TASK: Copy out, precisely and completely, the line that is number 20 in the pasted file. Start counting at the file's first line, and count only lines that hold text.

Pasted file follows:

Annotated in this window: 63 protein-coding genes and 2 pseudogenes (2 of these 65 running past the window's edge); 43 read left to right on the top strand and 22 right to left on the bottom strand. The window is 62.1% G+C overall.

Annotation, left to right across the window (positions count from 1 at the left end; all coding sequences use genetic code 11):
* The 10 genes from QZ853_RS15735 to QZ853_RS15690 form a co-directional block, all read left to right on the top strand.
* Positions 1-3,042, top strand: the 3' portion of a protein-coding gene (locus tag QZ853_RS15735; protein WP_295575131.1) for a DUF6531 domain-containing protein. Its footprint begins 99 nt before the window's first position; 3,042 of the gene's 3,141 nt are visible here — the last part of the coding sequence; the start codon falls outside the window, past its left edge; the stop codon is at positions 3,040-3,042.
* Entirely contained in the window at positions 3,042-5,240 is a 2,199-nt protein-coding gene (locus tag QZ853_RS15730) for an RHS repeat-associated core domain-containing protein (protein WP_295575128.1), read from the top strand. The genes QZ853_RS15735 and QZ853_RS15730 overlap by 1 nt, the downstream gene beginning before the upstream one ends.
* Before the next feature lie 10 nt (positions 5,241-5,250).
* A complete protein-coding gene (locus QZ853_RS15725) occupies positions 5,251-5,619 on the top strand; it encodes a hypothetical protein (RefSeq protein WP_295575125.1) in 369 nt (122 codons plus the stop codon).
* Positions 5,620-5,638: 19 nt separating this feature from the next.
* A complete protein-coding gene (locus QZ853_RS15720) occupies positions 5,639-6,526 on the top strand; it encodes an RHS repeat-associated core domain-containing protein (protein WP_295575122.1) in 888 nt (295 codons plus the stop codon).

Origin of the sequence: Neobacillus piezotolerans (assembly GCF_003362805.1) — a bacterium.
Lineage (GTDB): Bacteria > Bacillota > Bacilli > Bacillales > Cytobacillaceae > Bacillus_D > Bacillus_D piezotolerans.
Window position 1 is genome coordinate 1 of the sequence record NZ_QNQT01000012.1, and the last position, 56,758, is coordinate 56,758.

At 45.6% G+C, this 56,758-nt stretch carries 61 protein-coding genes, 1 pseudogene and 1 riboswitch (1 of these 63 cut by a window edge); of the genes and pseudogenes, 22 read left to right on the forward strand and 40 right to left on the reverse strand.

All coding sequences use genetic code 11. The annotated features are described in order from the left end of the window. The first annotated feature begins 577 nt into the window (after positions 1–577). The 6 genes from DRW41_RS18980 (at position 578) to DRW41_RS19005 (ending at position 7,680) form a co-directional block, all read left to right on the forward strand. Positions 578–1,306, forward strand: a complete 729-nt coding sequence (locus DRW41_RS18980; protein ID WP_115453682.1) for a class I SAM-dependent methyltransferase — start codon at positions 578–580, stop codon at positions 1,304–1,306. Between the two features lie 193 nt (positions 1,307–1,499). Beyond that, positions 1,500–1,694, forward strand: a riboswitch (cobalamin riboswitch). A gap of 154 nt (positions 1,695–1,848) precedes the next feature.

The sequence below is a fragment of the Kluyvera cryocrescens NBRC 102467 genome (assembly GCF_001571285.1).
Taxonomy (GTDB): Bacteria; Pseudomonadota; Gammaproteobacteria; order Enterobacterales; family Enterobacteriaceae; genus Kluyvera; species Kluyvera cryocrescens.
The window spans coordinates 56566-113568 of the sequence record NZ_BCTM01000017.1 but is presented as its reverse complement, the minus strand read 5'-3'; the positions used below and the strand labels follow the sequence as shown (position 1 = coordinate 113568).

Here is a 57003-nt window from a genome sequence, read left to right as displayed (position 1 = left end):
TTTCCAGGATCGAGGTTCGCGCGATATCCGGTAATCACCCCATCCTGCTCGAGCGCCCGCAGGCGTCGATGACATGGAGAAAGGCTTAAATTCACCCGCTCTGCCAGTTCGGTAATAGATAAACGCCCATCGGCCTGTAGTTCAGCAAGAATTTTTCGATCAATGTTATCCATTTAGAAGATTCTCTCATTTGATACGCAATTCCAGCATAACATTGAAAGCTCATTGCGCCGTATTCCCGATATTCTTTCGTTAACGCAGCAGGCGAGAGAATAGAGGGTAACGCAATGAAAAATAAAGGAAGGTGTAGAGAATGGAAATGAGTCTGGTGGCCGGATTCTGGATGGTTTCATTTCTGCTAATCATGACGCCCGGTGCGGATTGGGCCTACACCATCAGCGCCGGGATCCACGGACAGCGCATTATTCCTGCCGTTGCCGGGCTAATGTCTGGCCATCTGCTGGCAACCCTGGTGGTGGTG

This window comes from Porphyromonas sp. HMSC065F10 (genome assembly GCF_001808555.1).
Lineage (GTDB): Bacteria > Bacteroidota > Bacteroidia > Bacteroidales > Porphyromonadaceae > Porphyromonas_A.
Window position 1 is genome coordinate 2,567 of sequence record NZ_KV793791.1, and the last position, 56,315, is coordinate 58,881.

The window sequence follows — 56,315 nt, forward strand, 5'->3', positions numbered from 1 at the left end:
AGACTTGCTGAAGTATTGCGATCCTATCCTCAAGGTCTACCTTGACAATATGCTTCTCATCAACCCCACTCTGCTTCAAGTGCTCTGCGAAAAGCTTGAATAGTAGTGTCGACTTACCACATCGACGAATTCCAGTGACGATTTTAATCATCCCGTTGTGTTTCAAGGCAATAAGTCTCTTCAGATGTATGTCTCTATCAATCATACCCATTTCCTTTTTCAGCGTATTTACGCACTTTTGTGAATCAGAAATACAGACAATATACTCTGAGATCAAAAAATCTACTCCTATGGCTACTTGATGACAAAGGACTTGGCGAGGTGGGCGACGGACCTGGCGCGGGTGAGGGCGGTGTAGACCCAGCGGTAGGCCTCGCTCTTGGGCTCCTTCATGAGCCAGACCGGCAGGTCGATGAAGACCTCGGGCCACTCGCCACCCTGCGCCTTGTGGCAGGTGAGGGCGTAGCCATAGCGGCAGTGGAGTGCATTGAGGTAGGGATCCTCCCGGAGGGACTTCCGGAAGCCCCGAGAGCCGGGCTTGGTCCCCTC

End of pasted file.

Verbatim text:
This window comes from Porphyromonas sp. HMSC065F10 (genome assembly GCF_001808555.1).